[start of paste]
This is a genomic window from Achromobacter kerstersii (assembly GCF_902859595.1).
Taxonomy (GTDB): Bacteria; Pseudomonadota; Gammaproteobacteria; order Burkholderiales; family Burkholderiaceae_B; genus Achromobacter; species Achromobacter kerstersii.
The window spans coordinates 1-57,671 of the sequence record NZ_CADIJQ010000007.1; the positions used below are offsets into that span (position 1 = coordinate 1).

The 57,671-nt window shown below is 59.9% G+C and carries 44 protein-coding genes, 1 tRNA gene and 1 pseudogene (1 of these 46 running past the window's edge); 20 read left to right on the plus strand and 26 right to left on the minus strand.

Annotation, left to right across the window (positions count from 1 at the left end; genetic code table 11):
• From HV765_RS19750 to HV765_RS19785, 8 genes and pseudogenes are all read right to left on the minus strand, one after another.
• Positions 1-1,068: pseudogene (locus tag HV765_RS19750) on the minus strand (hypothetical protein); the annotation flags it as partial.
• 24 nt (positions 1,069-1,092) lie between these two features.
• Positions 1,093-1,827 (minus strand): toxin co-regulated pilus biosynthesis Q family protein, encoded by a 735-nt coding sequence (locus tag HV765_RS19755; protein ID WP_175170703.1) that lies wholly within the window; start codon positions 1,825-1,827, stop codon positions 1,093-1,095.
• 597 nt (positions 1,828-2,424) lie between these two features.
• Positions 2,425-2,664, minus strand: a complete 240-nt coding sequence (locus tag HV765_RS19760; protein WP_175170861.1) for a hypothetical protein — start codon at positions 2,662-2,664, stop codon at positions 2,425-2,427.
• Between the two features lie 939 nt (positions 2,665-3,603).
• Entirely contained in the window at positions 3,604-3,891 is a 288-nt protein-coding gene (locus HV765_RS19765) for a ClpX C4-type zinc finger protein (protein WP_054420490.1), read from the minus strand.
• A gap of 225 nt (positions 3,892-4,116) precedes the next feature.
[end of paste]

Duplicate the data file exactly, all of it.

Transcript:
This is a genomic window from Achromobacter kerstersii (assembly GCF_902859595.1).
Taxonomy (GTDB): Bacteria; Pseudomonadota; Gammaproteobacteria; order Burkholderiales; family Burkholderiaceae_B; genus Achromobacter; species Achromobacter kerstersii.
The window spans coordinates 1-57,671 of the sequence record NZ_CADIJQ010000007.1; the positions used below are offsets into that span (position 1 = coordinate 1).

The 57,671-nt window shown below is 59.9% G+C and carries 44 protein-coding genes, 1 tRNA gene and 1 pseudogene (1 of these 46 running past the window's edge); 20 read left to right on the plus strand and 26 right to left on the minus strand.

Annotation, left to right across the window (positions count from 1 at the left end; genetic code table 11):
• From HV765_RS19750 to HV765_RS19785, 8 genes and pseudogenes are all read right to left on the minus strand, one after another.
• Positions 1-1,068: pseudogene (locus tag HV765_RS19750) on the minus strand (hypothetical protein); the annotation flags it as partial.
• 24 nt (positions 1,069-1,092) lie between these two features.
• Positions 1,093-1,827 (minus strand): toxin co-regulated pilus biosynthesis Q family protein, encoded by a 735-nt coding sequence (locus tag HV765_RS19755; protein ID WP_175170703.1) that lies wholly within the window; start codon positions 1,825-1,827, stop codon positions 1,093-1,095.
• 597 nt (positions 1,828-2,424) lie between these two features.
• Positions 2,425-2,664, minus strand: a complete 240-nt coding sequence (locus tag HV765_RS19760; protein WP_175170861.1) for a hypothetical protein — start codon at positions 2,662-2,664, stop codon at positions 2,425-2,427.
• Between the two features lie 939 nt (positions 2,665-3,603).
• Entirely contained in the window at positions 3,604-3,891 is a 288-nt protein-coding gene (locus HV765_RS19765) for a ClpX C4-type zinc finger protein (protein WP_054420490.1), read from the minus strand.
• A gap of 225 nt (positions 3,892-4,116) precedes the next feature.